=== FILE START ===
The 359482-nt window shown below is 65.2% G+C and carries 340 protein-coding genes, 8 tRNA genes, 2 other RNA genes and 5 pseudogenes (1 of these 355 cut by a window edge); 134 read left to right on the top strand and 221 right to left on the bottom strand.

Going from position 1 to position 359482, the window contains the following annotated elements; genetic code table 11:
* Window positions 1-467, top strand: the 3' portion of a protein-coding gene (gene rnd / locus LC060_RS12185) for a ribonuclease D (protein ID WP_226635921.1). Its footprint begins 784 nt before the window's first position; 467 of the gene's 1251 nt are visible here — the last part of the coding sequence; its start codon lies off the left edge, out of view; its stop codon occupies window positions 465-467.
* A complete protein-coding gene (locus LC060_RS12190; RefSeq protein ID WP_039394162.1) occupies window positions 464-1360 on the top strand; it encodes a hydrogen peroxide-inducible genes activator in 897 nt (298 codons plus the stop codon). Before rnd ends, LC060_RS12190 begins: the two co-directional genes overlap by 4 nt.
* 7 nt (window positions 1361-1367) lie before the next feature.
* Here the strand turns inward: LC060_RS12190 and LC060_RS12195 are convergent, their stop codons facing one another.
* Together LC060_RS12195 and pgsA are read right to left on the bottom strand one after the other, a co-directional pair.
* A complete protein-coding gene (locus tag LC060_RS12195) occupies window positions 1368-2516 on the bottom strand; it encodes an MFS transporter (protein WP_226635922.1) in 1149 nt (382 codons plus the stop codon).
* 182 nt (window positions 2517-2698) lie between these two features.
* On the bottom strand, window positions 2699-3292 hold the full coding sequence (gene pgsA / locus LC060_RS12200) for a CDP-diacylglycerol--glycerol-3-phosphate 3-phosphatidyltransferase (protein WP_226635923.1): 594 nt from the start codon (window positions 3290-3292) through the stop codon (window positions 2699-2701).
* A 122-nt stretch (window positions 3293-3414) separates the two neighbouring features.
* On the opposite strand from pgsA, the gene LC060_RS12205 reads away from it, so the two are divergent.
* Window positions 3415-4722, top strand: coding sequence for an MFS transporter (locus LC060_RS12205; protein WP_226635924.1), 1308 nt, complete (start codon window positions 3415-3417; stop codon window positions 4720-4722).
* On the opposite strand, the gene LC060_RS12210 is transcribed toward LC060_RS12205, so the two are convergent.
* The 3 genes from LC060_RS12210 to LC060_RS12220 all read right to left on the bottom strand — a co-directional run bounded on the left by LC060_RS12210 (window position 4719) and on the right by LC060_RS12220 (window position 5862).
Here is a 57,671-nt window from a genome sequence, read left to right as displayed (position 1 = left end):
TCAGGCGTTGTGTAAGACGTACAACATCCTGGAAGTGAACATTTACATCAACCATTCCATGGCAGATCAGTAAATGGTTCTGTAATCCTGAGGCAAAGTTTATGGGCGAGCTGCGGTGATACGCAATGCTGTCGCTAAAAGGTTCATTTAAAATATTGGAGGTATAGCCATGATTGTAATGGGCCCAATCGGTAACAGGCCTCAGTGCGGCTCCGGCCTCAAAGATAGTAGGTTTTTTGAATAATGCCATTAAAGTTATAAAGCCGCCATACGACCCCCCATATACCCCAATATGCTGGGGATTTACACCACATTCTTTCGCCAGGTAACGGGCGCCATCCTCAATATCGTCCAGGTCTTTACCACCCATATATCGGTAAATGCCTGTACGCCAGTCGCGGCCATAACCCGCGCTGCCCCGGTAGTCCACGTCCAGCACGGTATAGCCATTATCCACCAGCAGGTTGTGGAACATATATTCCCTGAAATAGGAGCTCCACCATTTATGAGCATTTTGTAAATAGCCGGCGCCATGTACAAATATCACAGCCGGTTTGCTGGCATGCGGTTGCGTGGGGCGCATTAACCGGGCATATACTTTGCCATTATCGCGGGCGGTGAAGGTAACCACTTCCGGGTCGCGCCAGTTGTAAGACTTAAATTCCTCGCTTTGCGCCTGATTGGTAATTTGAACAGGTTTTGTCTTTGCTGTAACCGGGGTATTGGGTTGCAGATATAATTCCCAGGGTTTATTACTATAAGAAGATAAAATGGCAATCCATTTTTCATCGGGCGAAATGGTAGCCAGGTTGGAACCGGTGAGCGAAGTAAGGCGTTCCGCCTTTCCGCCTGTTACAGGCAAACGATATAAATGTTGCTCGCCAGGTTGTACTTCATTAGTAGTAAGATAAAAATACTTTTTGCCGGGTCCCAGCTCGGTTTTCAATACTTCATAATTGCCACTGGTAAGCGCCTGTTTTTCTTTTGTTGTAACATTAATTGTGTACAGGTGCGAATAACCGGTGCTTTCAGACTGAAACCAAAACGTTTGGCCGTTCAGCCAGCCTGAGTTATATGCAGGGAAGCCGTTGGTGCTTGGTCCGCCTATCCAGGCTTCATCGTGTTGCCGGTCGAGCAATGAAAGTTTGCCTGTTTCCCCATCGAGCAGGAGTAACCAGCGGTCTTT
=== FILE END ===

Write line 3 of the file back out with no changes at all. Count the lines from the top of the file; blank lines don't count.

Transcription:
* Window positions 1-467, top strand: the 3' portion of a protein-coding gene (gene rnd / locus LC060_RS12185) for a ribonuclease D (protein ID WP_226635921.1). Its footprint begins 784 nt before the window's first position; 467 of the gene's 1251 nt are visible here — the last part of the coding sequence; its start codon lies off the left edge, out of view; its stop codon occupies window positions 465-467.